The electrophilic additions of H–Cl and H–I
follow the same mechanism to pro-duce alkyl chlorides and alkyl iodides
The reaction of an alkene with a halogen such as bromine or chlorine results in the formation of a vicinal dihalide. The halogen molecule is split and the halogens are added to each end of the double bond (Fig. 6). Vicinal dibromides are useful in the purification or protection of alkenes since the bromine atoms can be removed under different reaction conditions to restore the alkene. Vicinal dibromides can also be converted to alkynes.
The same mechanism described above is followed
in this reaction. However, the first stage of the mechanism should involve the
nucleophilic alkene reacting with an electrophilic centre, and yet there is no
obvious electrophilic center in bromine. The bond between the two bromine atoms
is a covalent σ bond with both electrons equally shared
between the bromine atoms.
If there is no electrophilic center, how can a
molecule like bromine react with a nucleophilic alkene? The answer lies in the
fact that the bromine molecule approaches end-on to the alkene double bond and
an electrophilic center is induced (Fig.
7). Since the alkene double bond is electron rich it repels the elec-trons
in the bromine molecule and this results in a polarization of the Br–Br bond
such that the nearer bromine becomes electron deficient (electrophilic). Now
that an electrophilic center has been generated, the mechanism is the same as
There is more to this mechanism than meets the
eye. The carbocation interme-diate can be stabilized by neighboring alkyl
groups through inductive and hyper-conjugation effects. However, it can also be
stabilized by sharing the positive charge with the bromine atom and a second
carbon atom (Fig. 8).
The positively charged carbon is an electrophilic center. The bromine is a weak nucleophilic center. A neutral halogen does not normally act as a nucleophile, but in this case the halogen is held close to the carbocation making reaction more likely.
Once the lone pair
of electrons on bromine is used to form a bond to the carbocation, a bromonium ion is formed where the
bromine gains a positive charge. The mechanism can go in reverse to regenerate
the origi-nal carbocation. Alternatively, the other carbon–bromine bond can
break with both electrons moving onto the bromine. This gives a second
carbocation where the other carbon bears the positive charge. Thus, the
positive charge is shared between three different atoms and is further
Evidence for the existence of the bromonium ion
is provided from the observation that bromine adds to cyclic alkenes (e.g.
cyclopentene) in an anti-stereochemistry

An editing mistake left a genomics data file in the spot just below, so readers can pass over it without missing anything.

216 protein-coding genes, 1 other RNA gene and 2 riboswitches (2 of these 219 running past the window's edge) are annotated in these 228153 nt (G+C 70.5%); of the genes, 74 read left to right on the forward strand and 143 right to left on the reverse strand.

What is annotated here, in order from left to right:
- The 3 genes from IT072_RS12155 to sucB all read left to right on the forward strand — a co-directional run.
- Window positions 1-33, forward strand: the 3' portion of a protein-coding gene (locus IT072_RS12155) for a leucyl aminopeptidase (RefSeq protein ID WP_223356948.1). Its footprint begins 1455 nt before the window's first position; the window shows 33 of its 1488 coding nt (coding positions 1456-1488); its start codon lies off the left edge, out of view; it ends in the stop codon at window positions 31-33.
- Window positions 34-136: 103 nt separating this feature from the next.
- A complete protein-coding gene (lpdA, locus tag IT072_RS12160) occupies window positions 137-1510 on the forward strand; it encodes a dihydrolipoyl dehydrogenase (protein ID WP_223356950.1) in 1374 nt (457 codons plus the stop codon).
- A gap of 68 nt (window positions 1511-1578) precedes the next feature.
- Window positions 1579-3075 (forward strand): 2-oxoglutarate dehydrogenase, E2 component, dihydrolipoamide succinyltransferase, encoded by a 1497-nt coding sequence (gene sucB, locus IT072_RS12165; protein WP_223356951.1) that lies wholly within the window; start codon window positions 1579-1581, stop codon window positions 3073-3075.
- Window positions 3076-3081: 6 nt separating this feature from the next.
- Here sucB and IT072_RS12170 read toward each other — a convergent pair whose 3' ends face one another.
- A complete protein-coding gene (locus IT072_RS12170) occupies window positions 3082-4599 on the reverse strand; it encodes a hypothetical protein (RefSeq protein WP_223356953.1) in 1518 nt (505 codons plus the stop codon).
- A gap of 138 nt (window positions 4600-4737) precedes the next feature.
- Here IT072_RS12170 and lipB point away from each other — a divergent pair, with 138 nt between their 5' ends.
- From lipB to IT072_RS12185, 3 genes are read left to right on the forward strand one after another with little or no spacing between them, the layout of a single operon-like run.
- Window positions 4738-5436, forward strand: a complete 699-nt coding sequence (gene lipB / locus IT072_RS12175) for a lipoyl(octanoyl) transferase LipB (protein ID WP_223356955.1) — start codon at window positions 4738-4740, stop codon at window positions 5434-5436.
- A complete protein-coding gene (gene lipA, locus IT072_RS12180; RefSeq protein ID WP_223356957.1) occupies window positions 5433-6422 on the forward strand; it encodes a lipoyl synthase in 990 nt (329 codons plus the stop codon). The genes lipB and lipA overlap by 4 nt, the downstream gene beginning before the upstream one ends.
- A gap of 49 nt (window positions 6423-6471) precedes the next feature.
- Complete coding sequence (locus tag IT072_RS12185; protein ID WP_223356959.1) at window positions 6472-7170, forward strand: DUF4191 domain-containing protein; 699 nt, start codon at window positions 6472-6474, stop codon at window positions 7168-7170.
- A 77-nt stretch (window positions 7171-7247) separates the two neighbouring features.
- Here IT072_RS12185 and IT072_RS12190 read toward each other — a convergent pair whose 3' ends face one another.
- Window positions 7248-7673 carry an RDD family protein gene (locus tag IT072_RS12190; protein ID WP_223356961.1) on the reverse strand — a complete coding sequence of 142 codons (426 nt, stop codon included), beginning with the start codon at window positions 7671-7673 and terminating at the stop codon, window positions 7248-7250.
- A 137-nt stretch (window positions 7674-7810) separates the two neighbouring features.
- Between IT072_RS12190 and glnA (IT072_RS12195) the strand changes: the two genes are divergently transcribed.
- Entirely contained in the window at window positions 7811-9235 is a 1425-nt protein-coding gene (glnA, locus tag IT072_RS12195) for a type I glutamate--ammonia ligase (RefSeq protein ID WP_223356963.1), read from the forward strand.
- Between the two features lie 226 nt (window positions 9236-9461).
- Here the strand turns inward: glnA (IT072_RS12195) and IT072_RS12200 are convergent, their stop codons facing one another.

(Fig. 9). In other words, each
bromine adds to opposite faces of the alkene to pro-duce only the trans isomer. None of the cis isomer is formed. If the
intermediate was a carbocation, a mixture of cis and trans isomers
would be expected since the second bromine could add from either side. With a
bromonium ion, the second bromine must approach from the opposite side.
The reaction of an alkene with a halogen such
as bromine and chlorine normally gives a vicinal dihalide. However, if the
reaction is carried out in water as solvent, the product obtained is a
halohydrin where the halogen adds to one end of the double bond and a hydroxyl
group from water adds to the other (Fig.
In this reaction, the first stage of the mechanism proceeds as normal, but then water acts as a nucleophile and ‘intercepts’ the carbocation intermediate (Fig. 11). Since water is the solvent, there are far more molecules of it present compared to the number of bromide ions generated from the first stage of the mechanism.
Water uses a lone pair of electrons on oxygen
to form a bond to the carbocation. As a result, the oxygen effectively ‘loses’
an electron and gains a positive charge. This charge is lost and the oxygen
regains its second lone pair when one of the O–H bonds breaks and both
electrons move onto the oxygen.
Alkenes can be converted to alcohols by
treatment with aqueous acid (sulfuric orphosphoric acid; Fig. 12). This
electrophilic addition reaction involves the additionof water
across the double
bond. The hydrogen
adds to one
carbon while ahydroxyl group adds to the other carbon.
Sometimes the reaction conditions used in this
reaction are too harsh since heat- ing is involved and rearrangement reactions
can take place. A milder method which gives better results is to treat the
alkene with mercuric acetate [Hg(OAc)2] then sodium borohydride (Fig. 13). The
reaction involves electrophilic addition of the mercury reagent to form an
intermediate mercuronium ion. This reacts with water to give an organomercury
intermediate. Reduction with sodium borohy- dride replaces the mercury
substituent with hydrogen and gives the final product (Fig. 13)
Alkenes can also be converted to alcohols by hydroboration.
A similar reaction to the mercuric
acetate/sodium borohydride synthesis of alcohols allows the conversion of
alkenes to ethers. In this case, mercuric trifluoracetate is used (Fig. 14).
The reaction of an aromatic ring such as benzene with an alkene under acid conditions results in the formation of an arylalkane (Fig. 15). As far as the alkene is concerned this is another example of electrophilic addition involving the addi-tion of a proton to one end of the double bond and the addition of the aromatic ring to the other.
As far as the
aromatic ring is concerned this is an example of an electrophilic substitution
reaction called the Friedel–Crafts